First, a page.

- If you feel bad about blocking advertisements, make a deal with yourself: you'll stop blocking ads when major international internet companies stop serving malware.
uMatrix, made by the creator of uBlock, is a high performance matrix-based firewall that supports hosts files, capable of blocking a myriad of objects, complete with per-hostname and global toggles, as well as plenty of privacy oriented features. Can be used with uBlock.
Chromium Updater allows Windows and GNU/Linux users to conveniently identify, download, and install the latest Chromium build. It may not be as seamless or convenient as the automatic updates in Comodo Dragon and Google Chrome, but it does get the job done. Obviously, it should only be used with Chromium.
PDF Viewer adds PDF.js, the free and open source HTML5 PDF reader found in Firefox and Chromium.
Stylish allows the user to apply custom visual styles to Websites, internal browser pages, and more.
Tampermonkey adds a proper user script manager to Chromium. While it is certainly possible to install user scripts as Chromium extensions without this extension, it makes managing them much more convenient.
Tweaks and Fixes
Reducing RAM Usage
Enabling Process per Site
By default Chrom* heavily isolates each tab regardless of it's domain. While doing this arguably improves security by some extent, downside is that as number of tabs increase, the RAM bloat due to duplication reaches absurd levels. This can end up with Chrom* using >4.5GB of RAM on a machine with 8GB thus preventing other heavy programs from running at the same time. This can be fixed by making Chrom* use one process per site/domain and not per tab. This greatly reduces RAM bloat while (probably) not sacrificing much from security. Use the following command-line argument:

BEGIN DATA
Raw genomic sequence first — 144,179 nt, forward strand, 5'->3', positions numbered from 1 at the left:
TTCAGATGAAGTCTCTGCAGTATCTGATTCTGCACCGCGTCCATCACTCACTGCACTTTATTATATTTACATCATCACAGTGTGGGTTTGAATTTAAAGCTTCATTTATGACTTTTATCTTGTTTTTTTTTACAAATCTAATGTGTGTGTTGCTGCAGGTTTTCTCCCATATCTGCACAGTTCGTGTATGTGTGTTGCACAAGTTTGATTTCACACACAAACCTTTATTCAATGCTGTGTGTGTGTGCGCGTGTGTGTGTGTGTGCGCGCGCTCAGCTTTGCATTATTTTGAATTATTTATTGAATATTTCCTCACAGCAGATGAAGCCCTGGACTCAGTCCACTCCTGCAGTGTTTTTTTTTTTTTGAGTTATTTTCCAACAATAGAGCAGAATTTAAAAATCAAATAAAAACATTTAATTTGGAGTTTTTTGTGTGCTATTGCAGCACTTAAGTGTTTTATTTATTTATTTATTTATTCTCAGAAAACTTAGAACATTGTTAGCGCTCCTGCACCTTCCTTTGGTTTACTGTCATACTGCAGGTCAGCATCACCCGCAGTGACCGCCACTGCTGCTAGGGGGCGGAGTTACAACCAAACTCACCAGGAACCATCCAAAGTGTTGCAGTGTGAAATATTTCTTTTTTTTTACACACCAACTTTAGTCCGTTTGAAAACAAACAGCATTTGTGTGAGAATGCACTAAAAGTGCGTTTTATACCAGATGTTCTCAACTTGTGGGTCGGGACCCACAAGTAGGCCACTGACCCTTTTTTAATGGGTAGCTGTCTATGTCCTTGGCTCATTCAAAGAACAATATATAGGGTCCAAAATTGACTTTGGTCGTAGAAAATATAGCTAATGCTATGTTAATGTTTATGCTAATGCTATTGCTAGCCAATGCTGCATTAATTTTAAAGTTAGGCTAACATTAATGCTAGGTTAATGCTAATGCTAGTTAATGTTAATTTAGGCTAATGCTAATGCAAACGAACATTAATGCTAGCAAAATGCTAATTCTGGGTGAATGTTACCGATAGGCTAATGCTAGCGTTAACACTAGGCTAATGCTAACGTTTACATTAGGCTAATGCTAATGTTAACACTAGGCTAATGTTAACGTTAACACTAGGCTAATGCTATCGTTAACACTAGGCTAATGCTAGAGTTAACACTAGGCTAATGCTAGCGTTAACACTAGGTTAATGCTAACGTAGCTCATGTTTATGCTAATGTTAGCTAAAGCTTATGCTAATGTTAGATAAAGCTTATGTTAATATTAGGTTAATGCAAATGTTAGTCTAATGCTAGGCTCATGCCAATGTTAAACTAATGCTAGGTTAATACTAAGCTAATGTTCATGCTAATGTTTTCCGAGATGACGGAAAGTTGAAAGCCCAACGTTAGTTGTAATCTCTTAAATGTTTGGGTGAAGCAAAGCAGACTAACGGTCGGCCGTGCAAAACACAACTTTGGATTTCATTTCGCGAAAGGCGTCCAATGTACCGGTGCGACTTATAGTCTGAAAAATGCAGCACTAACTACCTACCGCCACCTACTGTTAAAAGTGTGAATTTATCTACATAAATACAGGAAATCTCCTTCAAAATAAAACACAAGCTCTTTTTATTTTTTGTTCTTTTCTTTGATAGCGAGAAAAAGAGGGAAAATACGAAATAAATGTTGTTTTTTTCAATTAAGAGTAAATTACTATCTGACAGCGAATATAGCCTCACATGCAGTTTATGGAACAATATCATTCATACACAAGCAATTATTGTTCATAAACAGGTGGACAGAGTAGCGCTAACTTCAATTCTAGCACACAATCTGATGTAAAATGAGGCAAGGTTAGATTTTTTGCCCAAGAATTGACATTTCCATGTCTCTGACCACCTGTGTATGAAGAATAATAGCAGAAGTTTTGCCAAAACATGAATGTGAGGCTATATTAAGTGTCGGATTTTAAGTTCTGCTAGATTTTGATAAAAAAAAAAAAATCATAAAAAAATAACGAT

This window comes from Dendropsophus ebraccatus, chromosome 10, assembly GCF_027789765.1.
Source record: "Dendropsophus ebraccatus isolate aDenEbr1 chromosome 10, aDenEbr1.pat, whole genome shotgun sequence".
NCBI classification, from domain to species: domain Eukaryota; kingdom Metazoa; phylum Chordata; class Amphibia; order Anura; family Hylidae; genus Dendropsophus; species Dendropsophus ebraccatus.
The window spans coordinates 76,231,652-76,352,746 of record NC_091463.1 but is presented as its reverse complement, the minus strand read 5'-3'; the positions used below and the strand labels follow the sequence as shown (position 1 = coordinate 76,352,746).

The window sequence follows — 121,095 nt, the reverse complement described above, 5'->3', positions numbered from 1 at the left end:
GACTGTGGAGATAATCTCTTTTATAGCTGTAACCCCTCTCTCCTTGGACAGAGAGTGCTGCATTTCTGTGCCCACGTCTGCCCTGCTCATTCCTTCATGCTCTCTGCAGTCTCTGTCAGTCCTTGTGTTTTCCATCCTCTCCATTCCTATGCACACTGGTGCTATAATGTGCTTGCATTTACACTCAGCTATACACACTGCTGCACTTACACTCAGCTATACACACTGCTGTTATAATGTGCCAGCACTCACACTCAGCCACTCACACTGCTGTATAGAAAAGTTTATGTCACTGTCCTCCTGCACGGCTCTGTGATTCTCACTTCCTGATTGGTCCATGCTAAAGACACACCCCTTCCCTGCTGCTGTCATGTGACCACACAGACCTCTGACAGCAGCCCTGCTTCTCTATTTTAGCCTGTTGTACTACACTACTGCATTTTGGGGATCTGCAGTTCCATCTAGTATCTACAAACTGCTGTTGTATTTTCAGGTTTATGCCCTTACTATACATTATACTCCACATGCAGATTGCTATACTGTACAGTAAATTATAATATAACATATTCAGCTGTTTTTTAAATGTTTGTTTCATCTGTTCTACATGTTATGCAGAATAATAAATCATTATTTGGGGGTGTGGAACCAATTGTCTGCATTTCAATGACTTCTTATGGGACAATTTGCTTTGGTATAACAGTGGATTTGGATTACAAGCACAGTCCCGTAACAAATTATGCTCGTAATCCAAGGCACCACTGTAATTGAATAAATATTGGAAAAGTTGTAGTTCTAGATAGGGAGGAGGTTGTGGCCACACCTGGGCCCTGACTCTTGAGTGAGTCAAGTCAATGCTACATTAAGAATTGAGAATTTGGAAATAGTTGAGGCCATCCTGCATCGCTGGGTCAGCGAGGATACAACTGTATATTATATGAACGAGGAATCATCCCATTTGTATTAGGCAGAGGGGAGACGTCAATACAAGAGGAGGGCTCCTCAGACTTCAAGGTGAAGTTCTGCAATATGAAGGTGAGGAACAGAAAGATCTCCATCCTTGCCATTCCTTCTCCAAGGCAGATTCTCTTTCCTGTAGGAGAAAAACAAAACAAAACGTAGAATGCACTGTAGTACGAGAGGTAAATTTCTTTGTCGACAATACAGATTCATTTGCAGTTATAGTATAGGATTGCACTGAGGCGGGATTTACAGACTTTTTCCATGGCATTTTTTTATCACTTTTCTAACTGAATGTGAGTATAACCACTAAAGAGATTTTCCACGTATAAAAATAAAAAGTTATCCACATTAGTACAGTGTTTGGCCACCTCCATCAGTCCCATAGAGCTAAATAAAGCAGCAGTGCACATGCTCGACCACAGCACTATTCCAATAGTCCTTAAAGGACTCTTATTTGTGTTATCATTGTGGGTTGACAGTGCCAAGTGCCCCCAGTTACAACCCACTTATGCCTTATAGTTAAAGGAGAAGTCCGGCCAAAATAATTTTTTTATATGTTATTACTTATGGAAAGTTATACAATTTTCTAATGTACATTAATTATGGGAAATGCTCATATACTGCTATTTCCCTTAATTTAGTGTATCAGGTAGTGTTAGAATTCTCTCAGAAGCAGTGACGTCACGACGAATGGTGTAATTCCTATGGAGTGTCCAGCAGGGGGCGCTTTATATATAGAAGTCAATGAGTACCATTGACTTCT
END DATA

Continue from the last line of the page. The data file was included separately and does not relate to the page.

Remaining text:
For more details go here.
Suspending unneeded tabs
If you have tabs sitting around that you don't really actively need, you can unload them using The Great Suspender.
Fixing touchscreen on Linux
If your device runs Linux and has a touchscreen, you probably noticed that, by default, Chrom* completely ignores touch events. To make Chrom* use your touchscreen, you first need to find your input device ID:
Find the ID of "Virtual core pointer", let's take for example
id=2. Now run Chrom* with the following argument:
If ID of "Virtual core pointer" doesn't work, try the ID of touchscreen device.
Launch with the following environment variable:
... that require a Google account.
Certain extensions demand that the user login to a Google account to install them from the Chrome Web Store, but a workaround exists. However, there is a weakness: the extension cannot be automatically updated.
- In this example, we will be using the Google Drive extension
- Locate its ID: the apparent gibberish following the extension's name in the URL which, in our example, happens to be apdfllckaahabafndbhieahigkjlhalf;
- Insert it in place of the bracketed statement in the following URL:
https://clients2.google.com/service/update2/crx?response=redirect&x=id%3D[Your ID Goes Here]%26uc;
- In our example, the final URL is:
- Now we must open it in a new tab and save the offered CRX file to a convenient location;
- Unfortunately, the file will not work for us as is, since we are not installing from the Chrome Web Store, so, to work around this problem, we must extract the contents of the CRX file to a folder with an archiver like 7zip;
- Now, we must enable 'developer mode' on the extensions page and load the folder as an unpacked extension.
Provided everything went according to plan, we should have have a working extension.